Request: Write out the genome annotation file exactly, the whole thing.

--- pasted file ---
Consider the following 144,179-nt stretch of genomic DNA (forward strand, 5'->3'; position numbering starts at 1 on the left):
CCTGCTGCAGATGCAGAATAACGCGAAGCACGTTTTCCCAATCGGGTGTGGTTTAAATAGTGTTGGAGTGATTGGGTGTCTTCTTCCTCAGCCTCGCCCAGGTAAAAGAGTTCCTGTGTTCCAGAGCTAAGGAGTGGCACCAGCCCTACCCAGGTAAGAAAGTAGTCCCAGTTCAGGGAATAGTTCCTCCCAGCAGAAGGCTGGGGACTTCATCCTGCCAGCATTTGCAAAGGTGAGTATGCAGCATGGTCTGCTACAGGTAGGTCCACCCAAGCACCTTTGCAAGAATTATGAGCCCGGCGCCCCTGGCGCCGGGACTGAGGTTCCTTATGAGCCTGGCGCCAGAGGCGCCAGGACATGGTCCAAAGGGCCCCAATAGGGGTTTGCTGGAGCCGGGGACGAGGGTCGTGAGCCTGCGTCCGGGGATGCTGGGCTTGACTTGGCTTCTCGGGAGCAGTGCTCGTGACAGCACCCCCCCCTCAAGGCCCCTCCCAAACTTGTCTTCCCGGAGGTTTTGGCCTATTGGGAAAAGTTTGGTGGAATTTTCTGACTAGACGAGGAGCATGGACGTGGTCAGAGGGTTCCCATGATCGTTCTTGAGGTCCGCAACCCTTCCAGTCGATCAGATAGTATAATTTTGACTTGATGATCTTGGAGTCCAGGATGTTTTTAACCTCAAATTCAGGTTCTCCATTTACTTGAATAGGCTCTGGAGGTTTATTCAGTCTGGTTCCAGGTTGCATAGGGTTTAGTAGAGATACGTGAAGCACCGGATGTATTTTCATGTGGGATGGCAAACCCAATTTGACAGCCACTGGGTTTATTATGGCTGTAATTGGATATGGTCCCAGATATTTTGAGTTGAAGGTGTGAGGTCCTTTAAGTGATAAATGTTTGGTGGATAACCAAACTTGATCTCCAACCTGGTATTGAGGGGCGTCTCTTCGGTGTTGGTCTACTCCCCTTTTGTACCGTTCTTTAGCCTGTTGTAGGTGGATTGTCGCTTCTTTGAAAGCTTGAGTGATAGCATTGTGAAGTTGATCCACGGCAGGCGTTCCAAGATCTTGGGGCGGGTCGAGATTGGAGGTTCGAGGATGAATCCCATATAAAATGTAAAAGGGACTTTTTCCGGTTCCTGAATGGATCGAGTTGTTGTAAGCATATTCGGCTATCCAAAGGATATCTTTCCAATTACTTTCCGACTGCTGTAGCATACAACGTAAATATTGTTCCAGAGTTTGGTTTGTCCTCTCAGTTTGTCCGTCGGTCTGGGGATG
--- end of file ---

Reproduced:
Consider the following 144,179-nt stretch of genomic DNA (forward strand, 5'->3'; position numbering starts at 1 on the left):
CCTGCTGCAGATGCAGAATAACGCGAAGCACGTTTTCCCAATCGGGTGTGGTTTAAATAGTGTTGGAGTGATTGGGTGTCTTCTTCCTCAGCCTCGCCCAGGTAAAAGAGTTCCTGTGTTCCAGAGCTAAGGAGTGGCACCAGCCCTACCCAGGTAAGAAAGTAGTCCCAGTTCAGGGAATAGTTCCTCCCAGCAGAAGGCTGGGGACTTCATCCTGCCAGCATTTGCAAAGGTGAGTATGCAGCATGGTCTGCTACAGGTAGGTCCACCCAAGCACCTTTGCAAGAATTATGAGCCCGGCGCCCCTGGCGCCGGGACTGAGGTTCCTTATGAGCCTGGCGCCAGAGGCGCCAGGACATGGTCCAAAGGGCCCCAATAGGGGTTTGCTGGAGCCGGGGACGAGGGTCGTGAGCCTGCGTCCGGGGATGCTGGGCTTGACTTGGCTTCTCGGGAGCAGTGCTCGTGACAGCACCCCCCCCTCAAGGCCCCTCCCAAACTTGTCTTCCCGGAGGTTTTGGCCTATTGGGAAAAGTTTGGTGGAATTTTCTGACTAGACGAGGAGCATGGACGTGGTCAGAGGGTTCCCATGATCGTTCTTGAGGTCCGCAACCCTTCCAGTCGATCAGATAGTATAATTTTGACTTGATGATCTTGGAGTCCAGGATGTTTTTAACCTCAAATTCAGGTTCTCCATTTACTTGAATAGGCTCTGGAGGTTTATTCAGTCTGGTTCCAGGTTGCATAGGGTTTAGTAGAGATACGTGAAGCACCGGATGTATTTTCATGTGGGATGGCAAACCCAATTTGACAGCCACTGGGTTTATTATGGCTGTAATTGGATATGGTCCCAGATATTTTGAGTTGAAGGTGTGAGGTCCTTTAAGTGATAAATGTTTGGTGGATAACCAAACTTGATCTCCAACCTGGTATTGAGGGGCGTCTCTTCGGTGTTGGTCTACTCCCCTTTTGTACCGTTCTTTAGCCTGTTGTAGGTGGATTGTCGCTTCTTTGAAAGCTTGAGTGATAGCATTGTGAAGTTGATCCACGGCAGGCGTTCCAAGATCTTGGGGCGGGTCGAGATTGGAGGTTCGAGGATGAATCCCATATAAAATGTAAAAGGGACTTTTTCCGGTTCCTGAATGGATCGAGTTGTTGTAAGCATATTCGGCTATCCAAAGGATATCTTTCCAATTACTTTCCGACTGCTGTAGCATACAACGTAAATATTGTTCCAGAGTTTGGTTTGTCCTCTCAGTTTGTCCGTCGGTCTGGGGATG